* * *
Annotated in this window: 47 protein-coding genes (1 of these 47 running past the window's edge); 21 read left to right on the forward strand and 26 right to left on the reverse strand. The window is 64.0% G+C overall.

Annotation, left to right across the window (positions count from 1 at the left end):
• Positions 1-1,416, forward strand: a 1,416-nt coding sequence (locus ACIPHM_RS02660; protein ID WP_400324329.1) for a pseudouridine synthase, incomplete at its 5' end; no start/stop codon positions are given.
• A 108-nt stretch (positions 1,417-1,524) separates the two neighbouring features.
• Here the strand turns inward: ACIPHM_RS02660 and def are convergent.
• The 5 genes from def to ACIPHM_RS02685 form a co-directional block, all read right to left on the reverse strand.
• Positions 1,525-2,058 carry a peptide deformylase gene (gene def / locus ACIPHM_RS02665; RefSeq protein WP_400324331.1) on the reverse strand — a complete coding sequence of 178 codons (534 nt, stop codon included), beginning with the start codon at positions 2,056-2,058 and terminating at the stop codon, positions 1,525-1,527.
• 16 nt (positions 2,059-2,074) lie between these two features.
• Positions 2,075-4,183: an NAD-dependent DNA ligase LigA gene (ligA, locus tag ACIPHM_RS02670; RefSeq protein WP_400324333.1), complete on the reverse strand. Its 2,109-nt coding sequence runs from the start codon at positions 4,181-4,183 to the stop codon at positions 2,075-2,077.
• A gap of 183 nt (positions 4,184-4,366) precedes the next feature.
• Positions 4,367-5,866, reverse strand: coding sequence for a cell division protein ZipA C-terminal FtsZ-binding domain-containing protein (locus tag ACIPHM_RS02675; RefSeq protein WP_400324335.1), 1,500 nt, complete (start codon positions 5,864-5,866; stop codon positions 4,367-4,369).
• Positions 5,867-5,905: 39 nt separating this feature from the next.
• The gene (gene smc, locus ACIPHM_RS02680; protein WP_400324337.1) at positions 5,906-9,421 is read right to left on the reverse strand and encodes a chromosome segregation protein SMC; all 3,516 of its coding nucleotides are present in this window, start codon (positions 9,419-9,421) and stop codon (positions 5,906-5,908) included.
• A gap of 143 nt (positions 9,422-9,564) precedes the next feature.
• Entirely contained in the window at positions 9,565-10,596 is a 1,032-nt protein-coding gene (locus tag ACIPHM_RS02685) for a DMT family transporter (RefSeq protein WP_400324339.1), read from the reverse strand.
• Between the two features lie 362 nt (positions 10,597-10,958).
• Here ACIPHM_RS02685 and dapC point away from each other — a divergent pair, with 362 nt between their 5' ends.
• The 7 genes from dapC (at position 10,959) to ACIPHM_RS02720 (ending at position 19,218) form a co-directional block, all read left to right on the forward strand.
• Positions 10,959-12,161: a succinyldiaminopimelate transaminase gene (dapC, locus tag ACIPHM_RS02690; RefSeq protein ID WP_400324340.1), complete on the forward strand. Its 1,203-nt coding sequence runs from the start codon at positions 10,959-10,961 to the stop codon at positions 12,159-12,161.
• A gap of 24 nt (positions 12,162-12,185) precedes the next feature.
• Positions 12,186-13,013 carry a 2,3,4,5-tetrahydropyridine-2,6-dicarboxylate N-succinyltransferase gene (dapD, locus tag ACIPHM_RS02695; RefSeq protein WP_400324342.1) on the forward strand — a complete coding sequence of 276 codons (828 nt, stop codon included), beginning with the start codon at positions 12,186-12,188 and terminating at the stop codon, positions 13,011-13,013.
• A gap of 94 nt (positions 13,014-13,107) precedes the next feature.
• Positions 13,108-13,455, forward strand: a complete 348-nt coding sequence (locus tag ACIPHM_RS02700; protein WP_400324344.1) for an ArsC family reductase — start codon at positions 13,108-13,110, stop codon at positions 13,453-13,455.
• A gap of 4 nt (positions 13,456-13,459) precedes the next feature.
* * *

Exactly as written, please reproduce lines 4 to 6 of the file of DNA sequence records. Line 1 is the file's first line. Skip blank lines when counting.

• A 108-nt stretch (positions 1,417-1,524) separates the two neighbouring features.
• Here the strand turns inward: ACIPHM_RS02660 and def are convergent.
• The 5 genes from def to ACIPHM_RS02685 form a co-directional block, all read right to left on the reverse strand.